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As of 2021, there were over 8 million workers who identified as lesbian, gay, bisexual, transgender, queer/questioning, or gender non-binary (LGBTQIA+) in the United States. According to survey research done in 2021, 45.5% of LGBTQIA+ workers reported experiencing discrimination in the workplace. Only 21 states and D.C. have laws protecting against workplace bias based on sexual orientation. This means that there are no legal protections against sexual orientation discrimination for nearly 52% of the LGBTQIA+ population in the United States.

In addition to discrimination and harassment faced in the workplace, the lack of specifically tailored and inclusive benefits makes it even more difficult for LGBTQIA+ employees. Most benefits plans and packages are built based on traditional family structures and are limited to basic health care needs.

Members of the LGBTQIA+ community continue to have worsening health outcomes because of systemic inequalities in the healthcare they can access.

  • LGBTQIA+ persons have statistically higher rates of obesity, with lesbian and bisexual women having twice the likelihood of being overweight or obese compared to heterosexual women.
  • Lesbian women are less likely to be advised by healthcare providers to do screenings for breast cancer and partake in preventative care such as pap tests or HPV vaccinations.
  • Rates of sexually transmitted infections,[1] such as HIV and syphilis, are higher among LGBTQIA+ adults.
  • Statistics indicate that the substance use rate is more prevalent for LGBTQIA+ adults. 37.6% of LGBTQIA+ adults reported marijuana use compared to 16.2% of heterosexual adults. Additionally, LGBTQIA+ adults (9%) having nearly three times the rates of opioid use compared to heterosexual adults (3.8%)
  • Mental health conditions, such as anxiety and depression, are more common among LGBTQIA+ youths and adults. Up to 60% of LGBTQIA+ adults are living with anxiety and/or depression, at rates 1.5 to 2.5 times higher than heterosexual adults.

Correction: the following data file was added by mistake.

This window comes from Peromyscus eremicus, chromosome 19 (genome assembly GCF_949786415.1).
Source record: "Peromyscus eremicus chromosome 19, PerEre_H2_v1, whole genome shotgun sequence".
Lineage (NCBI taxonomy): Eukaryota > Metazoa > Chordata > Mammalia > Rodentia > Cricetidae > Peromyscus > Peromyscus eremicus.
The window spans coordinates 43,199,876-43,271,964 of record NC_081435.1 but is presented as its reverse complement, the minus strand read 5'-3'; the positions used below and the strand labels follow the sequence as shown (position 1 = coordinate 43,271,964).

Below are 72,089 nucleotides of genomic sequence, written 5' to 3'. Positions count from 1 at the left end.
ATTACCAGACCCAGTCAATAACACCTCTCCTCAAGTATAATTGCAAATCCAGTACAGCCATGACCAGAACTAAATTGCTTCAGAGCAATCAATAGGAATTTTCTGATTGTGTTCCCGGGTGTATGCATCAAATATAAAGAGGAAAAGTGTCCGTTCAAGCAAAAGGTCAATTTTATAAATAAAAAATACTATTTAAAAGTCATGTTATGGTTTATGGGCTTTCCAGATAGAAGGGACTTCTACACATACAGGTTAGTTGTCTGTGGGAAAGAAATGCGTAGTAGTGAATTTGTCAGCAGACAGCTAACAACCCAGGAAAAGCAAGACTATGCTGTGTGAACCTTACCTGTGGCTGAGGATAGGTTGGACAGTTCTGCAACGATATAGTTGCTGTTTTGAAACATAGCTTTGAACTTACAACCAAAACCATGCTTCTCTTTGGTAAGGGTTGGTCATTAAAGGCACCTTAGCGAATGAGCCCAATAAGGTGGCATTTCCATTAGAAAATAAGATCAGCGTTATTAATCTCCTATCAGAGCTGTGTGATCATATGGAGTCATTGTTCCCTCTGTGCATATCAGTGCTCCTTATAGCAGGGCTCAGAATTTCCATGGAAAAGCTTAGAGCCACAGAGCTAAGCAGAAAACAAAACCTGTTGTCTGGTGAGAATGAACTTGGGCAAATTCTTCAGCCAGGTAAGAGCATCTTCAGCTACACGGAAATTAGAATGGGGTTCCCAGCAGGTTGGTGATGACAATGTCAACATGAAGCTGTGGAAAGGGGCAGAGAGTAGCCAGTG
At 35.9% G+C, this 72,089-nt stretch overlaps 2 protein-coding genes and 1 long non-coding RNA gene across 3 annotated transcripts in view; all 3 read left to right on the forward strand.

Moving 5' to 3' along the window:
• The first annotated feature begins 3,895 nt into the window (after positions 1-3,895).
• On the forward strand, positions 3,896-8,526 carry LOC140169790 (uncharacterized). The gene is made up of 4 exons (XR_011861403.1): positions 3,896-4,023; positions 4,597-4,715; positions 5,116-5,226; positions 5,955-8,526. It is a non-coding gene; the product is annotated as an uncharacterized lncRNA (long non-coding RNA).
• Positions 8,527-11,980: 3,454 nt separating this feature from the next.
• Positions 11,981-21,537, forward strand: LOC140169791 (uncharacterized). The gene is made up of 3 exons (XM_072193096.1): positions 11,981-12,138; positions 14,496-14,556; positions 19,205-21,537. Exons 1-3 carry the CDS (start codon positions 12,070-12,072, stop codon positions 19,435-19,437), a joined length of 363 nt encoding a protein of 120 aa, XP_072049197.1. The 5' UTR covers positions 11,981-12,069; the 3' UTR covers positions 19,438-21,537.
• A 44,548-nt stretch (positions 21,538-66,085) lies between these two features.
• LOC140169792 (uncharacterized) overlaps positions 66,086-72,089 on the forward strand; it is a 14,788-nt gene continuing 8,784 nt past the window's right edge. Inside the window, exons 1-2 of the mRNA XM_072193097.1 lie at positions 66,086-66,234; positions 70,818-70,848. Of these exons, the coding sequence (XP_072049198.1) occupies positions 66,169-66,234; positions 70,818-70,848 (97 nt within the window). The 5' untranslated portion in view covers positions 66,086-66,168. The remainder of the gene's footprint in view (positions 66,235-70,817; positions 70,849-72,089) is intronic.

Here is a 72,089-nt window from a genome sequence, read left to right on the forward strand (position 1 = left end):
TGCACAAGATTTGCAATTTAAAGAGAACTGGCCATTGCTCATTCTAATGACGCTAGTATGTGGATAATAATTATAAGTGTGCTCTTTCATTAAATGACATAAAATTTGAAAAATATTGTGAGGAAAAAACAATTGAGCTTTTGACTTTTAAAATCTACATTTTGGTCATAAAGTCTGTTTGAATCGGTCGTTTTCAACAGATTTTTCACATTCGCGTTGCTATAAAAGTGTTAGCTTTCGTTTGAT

Designing and implementing benefits that are LGBTQIA+ inclusive can support the health and well-being of your LGBTQIA+ employees and close some of the gaps they experience in healthcare, while attracting and retaining talent.

  • Ensure your healthcare plan includes specific coverage for LGBTQIA+ needs, for example gender affirmation care (such as hormonal treatments or surgeries).
  • Include mental health coverage in benefit plans; LGBTQIA+ persons have higher rates of mental health disorders, including suicidal ideation, because of discrimination, bullying, and lack of acceptance. Many times, they are unable to seek help for these conditions for many reasons, including fear or facing bias.
  • Ensure that your coverage includes in-network providers who are LGBTQIA+ inclusive. LGBTQIA+ persons are often faced with health care providers who are disrespectful, discriminatory, or who do not understand their specific needs.
  • Engage with LGBTQIA+ employees to understand their specific needs, so that employers can work with vendors to include benefits or coverage that are practical and useful.
  • Have domestic partner and/or inclusive family benefits, so that partners and families of LGBTQIA+ employees can have access to healthcare coverage.
  • Offer family planning (e.g., reproductive technology, adoption) and parental leave benefits for LGBTQIA+ employees.

The best way to know and understand how to support the health and well-being of your LGBTQIA+ employees is to listen to what they have to say. Create focus groups, gather their feedback, implement ideas, or benefits that LGBTQIA+ suggest, and check back to understand if these implementations are working. Ensuring that the voices of LGBTQIA+ are included in benefit plan designs will lead to greater inclusion practices, and overall satisfaction of your employees. These strategies can improve attraction efforts, improve retention, and increase productivity, while safeguarding the health, well-being, and happiness of your greatest resource – your employees.

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